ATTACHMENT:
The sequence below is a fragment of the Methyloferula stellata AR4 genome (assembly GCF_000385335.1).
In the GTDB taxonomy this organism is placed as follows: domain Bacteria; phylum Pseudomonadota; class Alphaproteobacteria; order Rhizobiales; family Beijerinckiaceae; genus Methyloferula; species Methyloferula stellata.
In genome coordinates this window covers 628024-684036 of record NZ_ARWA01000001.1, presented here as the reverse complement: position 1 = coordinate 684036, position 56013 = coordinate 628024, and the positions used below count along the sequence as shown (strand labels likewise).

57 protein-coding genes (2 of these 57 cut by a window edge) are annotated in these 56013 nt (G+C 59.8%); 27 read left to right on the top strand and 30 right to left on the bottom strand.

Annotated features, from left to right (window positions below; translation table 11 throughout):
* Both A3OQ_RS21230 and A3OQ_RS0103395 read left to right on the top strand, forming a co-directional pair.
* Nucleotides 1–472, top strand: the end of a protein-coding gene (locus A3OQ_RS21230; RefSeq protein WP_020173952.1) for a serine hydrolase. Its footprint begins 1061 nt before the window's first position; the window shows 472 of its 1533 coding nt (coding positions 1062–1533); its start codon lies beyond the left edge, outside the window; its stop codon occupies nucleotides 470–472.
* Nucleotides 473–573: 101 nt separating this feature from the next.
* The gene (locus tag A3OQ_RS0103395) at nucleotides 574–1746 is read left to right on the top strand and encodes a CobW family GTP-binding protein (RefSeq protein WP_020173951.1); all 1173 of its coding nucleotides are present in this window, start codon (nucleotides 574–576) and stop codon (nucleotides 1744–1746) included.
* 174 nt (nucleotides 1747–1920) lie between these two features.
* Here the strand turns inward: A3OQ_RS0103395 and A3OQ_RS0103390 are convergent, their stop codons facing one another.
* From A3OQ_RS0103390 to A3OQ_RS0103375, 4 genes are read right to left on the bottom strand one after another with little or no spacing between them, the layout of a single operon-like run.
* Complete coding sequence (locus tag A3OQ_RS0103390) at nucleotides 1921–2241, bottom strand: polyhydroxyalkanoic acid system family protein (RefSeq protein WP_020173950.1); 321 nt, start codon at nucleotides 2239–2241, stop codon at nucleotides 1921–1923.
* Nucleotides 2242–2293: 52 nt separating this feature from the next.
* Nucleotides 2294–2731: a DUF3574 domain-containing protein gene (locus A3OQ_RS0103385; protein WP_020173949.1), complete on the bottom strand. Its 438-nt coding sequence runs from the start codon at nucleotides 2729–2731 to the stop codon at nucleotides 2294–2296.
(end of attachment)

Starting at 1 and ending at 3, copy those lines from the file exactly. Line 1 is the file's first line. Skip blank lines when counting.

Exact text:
The sequence below is a fragment of the Methyloferula stellata AR4 genome (assembly GCF_000385335.1).
In the GTDB taxonomy this organism is placed as follows: domain Bacteria; phylum Pseudomonadota; class Alphaproteobacteria; order Rhizobiales; family Beijerinckiaceae; genus Methyloferula; species Methyloferula stellata.
In genome coordinates this window covers 628024-684036 of record NZ_ARWA01000001.1, presented here as the reverse complement: position 1 = coordinate 684036, position 56013 = coordinate 628024, and the positions used below count along the sequence as shown (strand labels likewise).